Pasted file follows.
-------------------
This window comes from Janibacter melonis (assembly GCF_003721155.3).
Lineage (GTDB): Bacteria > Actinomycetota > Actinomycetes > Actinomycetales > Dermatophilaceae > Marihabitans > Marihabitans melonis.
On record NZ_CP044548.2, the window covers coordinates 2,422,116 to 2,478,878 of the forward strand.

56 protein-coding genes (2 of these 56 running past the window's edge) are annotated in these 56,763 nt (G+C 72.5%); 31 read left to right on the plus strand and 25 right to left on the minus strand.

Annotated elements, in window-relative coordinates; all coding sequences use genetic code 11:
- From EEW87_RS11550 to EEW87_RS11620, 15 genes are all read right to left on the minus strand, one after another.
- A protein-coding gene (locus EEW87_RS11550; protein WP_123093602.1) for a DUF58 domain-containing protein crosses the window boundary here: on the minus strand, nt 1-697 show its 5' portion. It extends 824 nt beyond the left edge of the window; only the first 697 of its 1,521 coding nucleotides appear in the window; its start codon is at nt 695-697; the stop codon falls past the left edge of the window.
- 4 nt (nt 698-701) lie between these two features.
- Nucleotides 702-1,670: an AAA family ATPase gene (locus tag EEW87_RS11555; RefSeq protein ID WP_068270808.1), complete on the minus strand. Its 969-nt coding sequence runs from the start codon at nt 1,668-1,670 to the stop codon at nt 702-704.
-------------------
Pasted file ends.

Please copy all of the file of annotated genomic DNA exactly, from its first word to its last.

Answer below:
This window comes from Janibacter melonis (assembly GCF_003721155.3).
Lineage (GTDB): Bacteria > Actinomycetota > Actinomycetes > Actinomycetales > Dermatophilaceae > Marihabitans > Marihabitans melonis.
On record NZ_CP044548.2, the window covers coordinates 2,422,116 to 2,478,878 of the forward strand.

56 protein-coding genes (2 of these 56 running past the window's edge) are annotated in these 56,763 nt (G+C 72.5%); 31 read left to right on the plus strand and 25 right to left on the minus strand.

Annotated elements, in window-relative coordinates; all coding sequences use genetic code 11:
- From EEW87_RS11550 to EEW87_RS11620, 15 genes are all read right to left on the minus strand, one after another.
- A protein-coding gene (locus EEW87_RS11550; protein WP_123093602.1) for a DUF58 domain-containing protein crosses the window boundary here: on the minus strand, nt 1-697 show its 5' portion. It extends 824 nt beyond the left edge of the window; only the first 697 of its 1,521 coding nucleotides appear in the window; its start codon is at nt 695-697; the stop codon falls past the left edge of the window.
- 4 nt (nt 698-701) lie between these two features.
- Nucleotides 702-1,670: an AAA family ATPase gene (locus tag EEW87_RS11555; RefSeq protein ID WP_068270808.1), complete on the minus strand. Its 969-nt coding sequence runs from the start codon at nt 1,668-1,670 to the stop codon at nt 702-704.